Ludwig van Beethoven (1770–1827)
Program note for Tippet Rise Art Center, performance by the Borromeo String Quartet, August 18, 2018
Not to be reprinted without permission
© Benjamin Pesetsky 2018
Beethoven’s String Quartet No. 11 in F Minor, Op. 95, is the last of his middle-period quartets, but it is also a premonition of his late quartets, a cliffhanger to those he would begin after a 14-year hiatus from the genre. Though it is grouped with the others written between 1805 and 1810 (including the three Op. 59 “Razumovsky” quartets and the Op. 74 “Harp”), it is stylistically closer to his Op. 127 and beyond: distilled ideas, stark juxtapositions, fugal writing, and unusual pacing and form.
It is also the only quartet Beethoven blessed with a descriptive title of his own: “Serioso” (the nicknames of other quartets were bestowed by others). The name derives from the third movement’s tempo marking, Allegro assai vivace ma serioso, but applies sweepingly to the entire piece. Beethoven probably meant to affirm the work’s daring, or even to reassure doubtful musicians that, yes, he was “serious,” and everything about the piece was entirely intentional.
Even to modern ears, the “Serioso” Quartet is disorienting. The musicologist Joseph Kerman describes it like this:
The F-minor Quartet is not a pretty piece, but it is terribly strong—and perhaps rather terrible . . . The piece stands aloof, preoccupied with its radical private war on every fibre of rhetoric and feeling that Beethoven knew or could invent. Everything unessential falls victim, leaving a residue of extreme concentration, in dangerously high tension.
And all this is contained in the shortest quartet Beethoven ever wrote, clocking in at 20 minutes or a little less. Hearing it by itself, as we do on this concert, offers an even more focused experience: it may reverberate in your mind for some time, asking to be dwelt upon, deciphered, and discussed.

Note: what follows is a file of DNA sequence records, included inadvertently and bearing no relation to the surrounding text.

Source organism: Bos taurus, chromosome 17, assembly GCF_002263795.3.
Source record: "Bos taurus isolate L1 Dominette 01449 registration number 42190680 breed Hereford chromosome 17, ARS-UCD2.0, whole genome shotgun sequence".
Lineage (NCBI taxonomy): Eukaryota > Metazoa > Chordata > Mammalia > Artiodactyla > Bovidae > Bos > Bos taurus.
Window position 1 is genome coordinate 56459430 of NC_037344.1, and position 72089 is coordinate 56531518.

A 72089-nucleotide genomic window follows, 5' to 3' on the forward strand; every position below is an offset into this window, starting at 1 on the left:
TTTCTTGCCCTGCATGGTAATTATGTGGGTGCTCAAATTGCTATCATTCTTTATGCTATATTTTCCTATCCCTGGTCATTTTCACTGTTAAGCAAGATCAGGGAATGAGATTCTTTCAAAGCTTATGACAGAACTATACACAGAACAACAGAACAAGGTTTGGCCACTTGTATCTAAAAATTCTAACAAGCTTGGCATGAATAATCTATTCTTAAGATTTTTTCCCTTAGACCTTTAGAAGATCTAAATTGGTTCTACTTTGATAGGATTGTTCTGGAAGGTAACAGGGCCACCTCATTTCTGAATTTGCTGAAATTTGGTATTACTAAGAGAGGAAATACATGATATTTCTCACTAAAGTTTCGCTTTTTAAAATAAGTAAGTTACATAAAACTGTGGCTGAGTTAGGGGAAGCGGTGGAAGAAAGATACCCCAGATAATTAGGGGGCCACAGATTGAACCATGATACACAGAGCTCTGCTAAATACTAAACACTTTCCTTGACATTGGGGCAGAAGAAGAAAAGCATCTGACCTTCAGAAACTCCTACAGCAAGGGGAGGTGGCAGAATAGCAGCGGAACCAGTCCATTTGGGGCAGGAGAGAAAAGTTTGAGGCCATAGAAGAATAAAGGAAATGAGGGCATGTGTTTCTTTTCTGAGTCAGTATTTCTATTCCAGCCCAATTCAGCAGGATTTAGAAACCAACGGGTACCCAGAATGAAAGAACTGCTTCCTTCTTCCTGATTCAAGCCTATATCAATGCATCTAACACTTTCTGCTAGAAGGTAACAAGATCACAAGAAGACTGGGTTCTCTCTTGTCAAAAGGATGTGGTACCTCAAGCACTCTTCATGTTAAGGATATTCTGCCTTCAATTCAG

Beethoven began the quartet in the summer of 1810 and completed it the following October. Two important things had recently happened in his life: first, in 1809, a group of noblemen granted him a 4,000 florin annual salary, with no conditions on the nature or amount of music he had to compose. Then, with this new financial security, he considered starting a family, writing to a friend: “Now you can help me look for a wife. Indeed you might find some beautiful girl . . . and one who would perhaps now and then grant a sigh to my harmonies.” In 1910, he proposed to the 19-year-old Therese Malfatti, a cousin of his doctor. She declined to marry him.
Perhaps the rejection led Beethoven to care less about eliciting “sighs” through harmony, freeing him to embrace a new ugliness in the “Serioso” Quartet. It’s a facile connection, but might not be entirely baseless.
In any case, he held onto the quartet for nearly four years before the Schupanzigh Quartet premiered it in Vienna in May 1814. After another two years, he allowed it to be published as his Op. 95. Upon its release, he wrote to Sir George Smart, an English musician: “the quartet is written for a small circle of connoisseurs and is never to be performed in public.” This is the only commentary we have from Beethoven himself, and it clearly marks the “Serioso” as something separate from the rest of his work up to that point.
The first movement opens with an outburst, followed by a pause, followed by a reaction, then another pause, then a question—then a sweeter statement and an elongation of the outburst. As the music continues, it fills with frenzied crescendos, sudden retreats, and surprising returns. The end is quiet and inclusive.
The second movement gives the four instruments their independence—they play alone and seem to wander in and out of the picture on their own accord. In the beginning, the cello offers a hesitant bassline, and later the four instruments agree to collaborate on a fugue, imitating one another in counterpoint. The music unveils itself gradually, but never tells its secret.
There is a hard cut to the third movement, which begins without pause. Another outburst, a reaction, and then the instruments join in lockstep. A second, gentler theme offers some reprieve, but no escape from the oppressive rigidity of this movement.
The fourth movement sets a new scene in a broader, more expansive space. Then it picks up a zealous lilt, which finally breaks out into an ecstatic, double-time coda, skittering to a dazzling end.
The “Serioso” Quartet sheds the musical conventions of Beethoven’s day, and resists even the dramatic logic we so often look for in music. Instead, it draws you along through ideas that don’t connect in any accountable way, their contradictions working on your imagination.